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Andy Murray Finishes the Year as Number One

Posted on: December 20th, 2016

The 2016 tennis season came to a close with last month’s ATP World Tour Finals, and it certainly provided all the tension and excitement we’ve come to expect from a season finale.

Heading into this year’s finals, all eyes were on newly crowned world number one Andy Murray. Fresh off a history-making championship win in Paris, which saw him become the first British world number one since the introduction of computerised rankings in 1973, Murray looked to take the next step and finish off the year in the top spot.

To cap off 2016, we’re taking a look at how Murray clinched his ranking at the ATP World Finals in London, battling against long time friend – and rival – Novak Djokovic.

Making history

Andy Murray is no stranger to breaking records and making history. He became the first Brit in 77 years to win Wimbledon back in 2013, and was the first male tennis player to retain an Olympic singles title.

With world number one status added to that list, Murray entered the ATP World Finals with the singular goal of starting 2017 as the best in the world.

That wasn’t going to be simple, however, with a hungry Novak Djokovic looking to regain his position atop the rankings – one he had previously held for 122 consecutive weeks before Murray had ended the reign in early November.

Murray Vs Djokovic

Perhaps predictably, Murray final obstacle of the year came in the form of Novak Djokovic, and the two contested the right to world number one in front of an eager crowd in London. This was a tournament that Murray had failed to win before, and one that Djokovic was looking to win for the fifth year in a row. It was the ideal way to end the 2016 season, and the stakes were as high as they could possibly be.

Djokovic had enjoyed domination during the first half of the 2016 season, but had fell off the pace in the latter half, while Murray began to come into his own.

While Djokovic put in a monumental effort during the final, a slew of early mistakes and Murray’s overall sharpness were enough to give the Scot the win in straight sets, beating Djokovic 6-3, 6-4 at the O2 arena.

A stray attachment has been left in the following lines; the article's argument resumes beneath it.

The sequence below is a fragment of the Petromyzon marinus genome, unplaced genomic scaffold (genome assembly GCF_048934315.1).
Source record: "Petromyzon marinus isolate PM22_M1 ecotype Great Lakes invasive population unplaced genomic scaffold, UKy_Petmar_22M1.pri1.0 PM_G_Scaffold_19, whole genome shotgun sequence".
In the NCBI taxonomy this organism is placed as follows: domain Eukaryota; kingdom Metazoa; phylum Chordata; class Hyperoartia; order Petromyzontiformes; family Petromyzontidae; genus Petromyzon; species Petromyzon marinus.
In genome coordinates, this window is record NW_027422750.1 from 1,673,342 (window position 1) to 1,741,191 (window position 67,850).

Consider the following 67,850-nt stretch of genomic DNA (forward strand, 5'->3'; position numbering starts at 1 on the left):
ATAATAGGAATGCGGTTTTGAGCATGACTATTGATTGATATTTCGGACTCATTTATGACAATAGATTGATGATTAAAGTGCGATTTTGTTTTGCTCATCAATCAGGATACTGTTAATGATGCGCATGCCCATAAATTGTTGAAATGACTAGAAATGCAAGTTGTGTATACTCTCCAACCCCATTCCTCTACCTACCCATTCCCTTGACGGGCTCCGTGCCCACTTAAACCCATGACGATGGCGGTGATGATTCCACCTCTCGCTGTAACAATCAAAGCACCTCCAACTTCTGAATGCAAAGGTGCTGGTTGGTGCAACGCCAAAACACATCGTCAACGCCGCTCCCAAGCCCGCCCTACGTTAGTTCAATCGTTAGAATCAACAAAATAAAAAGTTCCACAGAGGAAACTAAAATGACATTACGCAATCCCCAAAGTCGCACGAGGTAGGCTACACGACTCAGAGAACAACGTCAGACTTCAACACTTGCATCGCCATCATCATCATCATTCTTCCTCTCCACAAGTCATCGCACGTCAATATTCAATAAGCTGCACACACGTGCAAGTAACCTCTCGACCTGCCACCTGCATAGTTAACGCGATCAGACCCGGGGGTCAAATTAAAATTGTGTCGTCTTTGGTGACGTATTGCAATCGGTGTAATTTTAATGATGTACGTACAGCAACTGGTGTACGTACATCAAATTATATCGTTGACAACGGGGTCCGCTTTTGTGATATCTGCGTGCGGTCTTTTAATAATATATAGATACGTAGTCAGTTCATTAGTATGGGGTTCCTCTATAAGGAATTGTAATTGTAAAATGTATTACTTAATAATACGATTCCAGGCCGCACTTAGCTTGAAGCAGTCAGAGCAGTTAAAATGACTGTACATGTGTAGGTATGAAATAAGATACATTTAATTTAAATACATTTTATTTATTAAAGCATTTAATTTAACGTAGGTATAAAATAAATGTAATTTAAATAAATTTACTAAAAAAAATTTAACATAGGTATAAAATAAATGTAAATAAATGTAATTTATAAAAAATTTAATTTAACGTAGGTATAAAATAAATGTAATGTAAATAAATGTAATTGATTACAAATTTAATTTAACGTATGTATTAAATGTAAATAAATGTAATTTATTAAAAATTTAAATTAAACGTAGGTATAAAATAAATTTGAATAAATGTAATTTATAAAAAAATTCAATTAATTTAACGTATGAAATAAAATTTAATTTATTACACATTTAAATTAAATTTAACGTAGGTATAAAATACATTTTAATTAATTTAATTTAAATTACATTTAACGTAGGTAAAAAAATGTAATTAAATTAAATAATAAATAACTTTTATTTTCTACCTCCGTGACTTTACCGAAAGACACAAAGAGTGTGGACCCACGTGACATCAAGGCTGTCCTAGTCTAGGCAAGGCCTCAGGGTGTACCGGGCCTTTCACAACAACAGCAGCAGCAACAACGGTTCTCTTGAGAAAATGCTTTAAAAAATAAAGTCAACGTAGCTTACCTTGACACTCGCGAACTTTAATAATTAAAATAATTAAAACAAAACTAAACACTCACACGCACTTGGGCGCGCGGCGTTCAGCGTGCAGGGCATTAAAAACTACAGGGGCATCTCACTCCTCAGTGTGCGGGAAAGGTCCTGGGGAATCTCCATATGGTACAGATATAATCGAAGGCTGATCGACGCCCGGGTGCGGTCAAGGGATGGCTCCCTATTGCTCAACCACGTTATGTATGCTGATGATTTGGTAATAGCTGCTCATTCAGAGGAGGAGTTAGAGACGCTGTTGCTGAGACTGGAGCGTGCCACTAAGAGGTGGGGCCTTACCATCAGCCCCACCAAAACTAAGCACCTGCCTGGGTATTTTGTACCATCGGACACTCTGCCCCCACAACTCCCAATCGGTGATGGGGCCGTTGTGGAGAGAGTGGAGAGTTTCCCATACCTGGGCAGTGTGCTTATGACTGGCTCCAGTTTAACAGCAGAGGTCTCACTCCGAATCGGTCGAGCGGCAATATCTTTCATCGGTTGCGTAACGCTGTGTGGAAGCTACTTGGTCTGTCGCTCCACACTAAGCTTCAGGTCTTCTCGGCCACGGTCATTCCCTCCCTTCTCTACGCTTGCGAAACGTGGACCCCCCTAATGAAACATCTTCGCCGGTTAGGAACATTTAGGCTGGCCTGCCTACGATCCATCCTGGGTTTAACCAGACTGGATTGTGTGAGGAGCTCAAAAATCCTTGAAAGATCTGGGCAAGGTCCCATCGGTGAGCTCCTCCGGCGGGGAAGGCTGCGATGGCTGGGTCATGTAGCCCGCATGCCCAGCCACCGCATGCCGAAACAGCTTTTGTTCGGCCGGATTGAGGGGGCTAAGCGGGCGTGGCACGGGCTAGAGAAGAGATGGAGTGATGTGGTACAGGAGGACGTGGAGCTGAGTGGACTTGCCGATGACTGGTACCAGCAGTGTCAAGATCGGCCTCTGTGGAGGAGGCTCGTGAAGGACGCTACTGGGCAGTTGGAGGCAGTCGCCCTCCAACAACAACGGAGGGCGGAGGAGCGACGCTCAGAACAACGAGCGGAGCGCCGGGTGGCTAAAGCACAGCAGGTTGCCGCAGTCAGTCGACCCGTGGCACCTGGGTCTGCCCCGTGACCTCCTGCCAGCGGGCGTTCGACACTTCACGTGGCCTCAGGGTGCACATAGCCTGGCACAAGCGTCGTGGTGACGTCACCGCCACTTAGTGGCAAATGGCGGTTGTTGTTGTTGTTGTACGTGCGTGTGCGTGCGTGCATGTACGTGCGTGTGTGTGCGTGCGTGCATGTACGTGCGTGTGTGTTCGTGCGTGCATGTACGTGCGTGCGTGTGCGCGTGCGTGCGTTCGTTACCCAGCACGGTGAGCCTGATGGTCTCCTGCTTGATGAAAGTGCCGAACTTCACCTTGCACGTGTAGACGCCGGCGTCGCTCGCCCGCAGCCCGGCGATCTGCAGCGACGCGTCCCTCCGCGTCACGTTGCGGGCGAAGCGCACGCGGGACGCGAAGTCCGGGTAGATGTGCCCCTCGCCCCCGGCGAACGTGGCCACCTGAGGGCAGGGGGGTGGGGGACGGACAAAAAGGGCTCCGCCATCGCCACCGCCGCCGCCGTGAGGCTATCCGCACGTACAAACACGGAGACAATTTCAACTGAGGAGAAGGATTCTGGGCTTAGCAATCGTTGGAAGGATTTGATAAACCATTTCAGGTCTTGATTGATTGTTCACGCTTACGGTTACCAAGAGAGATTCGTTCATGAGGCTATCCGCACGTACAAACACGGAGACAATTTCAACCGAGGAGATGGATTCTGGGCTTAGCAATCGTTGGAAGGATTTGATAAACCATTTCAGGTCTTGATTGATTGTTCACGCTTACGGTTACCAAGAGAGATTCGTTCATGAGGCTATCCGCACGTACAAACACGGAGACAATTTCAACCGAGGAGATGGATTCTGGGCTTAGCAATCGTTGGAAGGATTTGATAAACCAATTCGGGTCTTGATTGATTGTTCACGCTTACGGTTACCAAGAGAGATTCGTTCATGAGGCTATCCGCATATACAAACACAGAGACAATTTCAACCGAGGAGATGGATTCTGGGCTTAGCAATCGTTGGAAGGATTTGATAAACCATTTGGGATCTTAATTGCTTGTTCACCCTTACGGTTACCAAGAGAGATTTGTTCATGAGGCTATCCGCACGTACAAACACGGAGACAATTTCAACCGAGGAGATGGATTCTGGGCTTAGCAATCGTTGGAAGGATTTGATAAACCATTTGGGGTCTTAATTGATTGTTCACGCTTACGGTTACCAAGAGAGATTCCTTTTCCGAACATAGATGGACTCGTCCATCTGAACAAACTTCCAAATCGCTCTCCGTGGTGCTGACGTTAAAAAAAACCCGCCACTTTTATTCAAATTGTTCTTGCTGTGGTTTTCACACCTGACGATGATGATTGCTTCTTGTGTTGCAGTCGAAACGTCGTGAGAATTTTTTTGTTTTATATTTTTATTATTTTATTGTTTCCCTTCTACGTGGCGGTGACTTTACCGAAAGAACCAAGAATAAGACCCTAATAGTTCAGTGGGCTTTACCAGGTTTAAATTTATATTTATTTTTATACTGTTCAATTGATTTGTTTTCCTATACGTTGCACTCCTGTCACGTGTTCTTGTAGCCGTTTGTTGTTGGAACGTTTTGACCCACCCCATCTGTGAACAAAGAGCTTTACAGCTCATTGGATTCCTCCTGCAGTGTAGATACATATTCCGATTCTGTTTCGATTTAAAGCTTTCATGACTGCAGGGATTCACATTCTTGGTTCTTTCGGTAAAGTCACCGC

Djokovic didn’t have the greatest game of his career, which was a disappointment after he’d regained some form leading up to the final clash, but he still made things tough for Murray. A late-game Djokovic revival tested Murray at the death, but the two-time Olympic gold medalist remained strong. He persisted through three championship points before his Serbian opponent sent a forehand sailing wide and long, finally giving Murray one of the most valuable wins of his career.

Aftermath

The win gave Murray exactly what he was looking for, a secure hold on the world No.1 spot until 2017. He finishes the year with 12,685 points, a healthy lead over rank two Djokovic’s 11,780.

Much of tennis is about mental strength, and this win will help to maintain Murray’s confidence as he prepares for the imminent January challenges. After the final, Djokovic was quick to give credit to Murray, admitting that he was nowhere near his best despite playing stronger near the end.

“Andy is definitely number one in the world,” stated Djokovic. “He is the best player, he deserved to win.”

New year, new season

This historic victory sets up the 2017 season perfectly, and will be a source of motivation for both players. Murray will be more driven than ever to stay at the top of the pack and prove himself as the best player in the world, while Djokovic can use this loss to help him recapture the form he enjoyed in the first half of 2016.

Murray and Djokovic will no doubt face off against each other soon, with their highly competitive rivalry looking set to continue throughout the new season.

Andy Murray has worked incredibly hard to climb the top of the professional tennis mountain, and the 29 year old is now in prime position to add to his three grand slam titles. The Australian Open is the first major tournament of 2017, taking place at the end of January, so while Britain’s first world number one in decades can be immensely proud of his achievement, he doesn’t have long until he has to put in the work to defend it.

 

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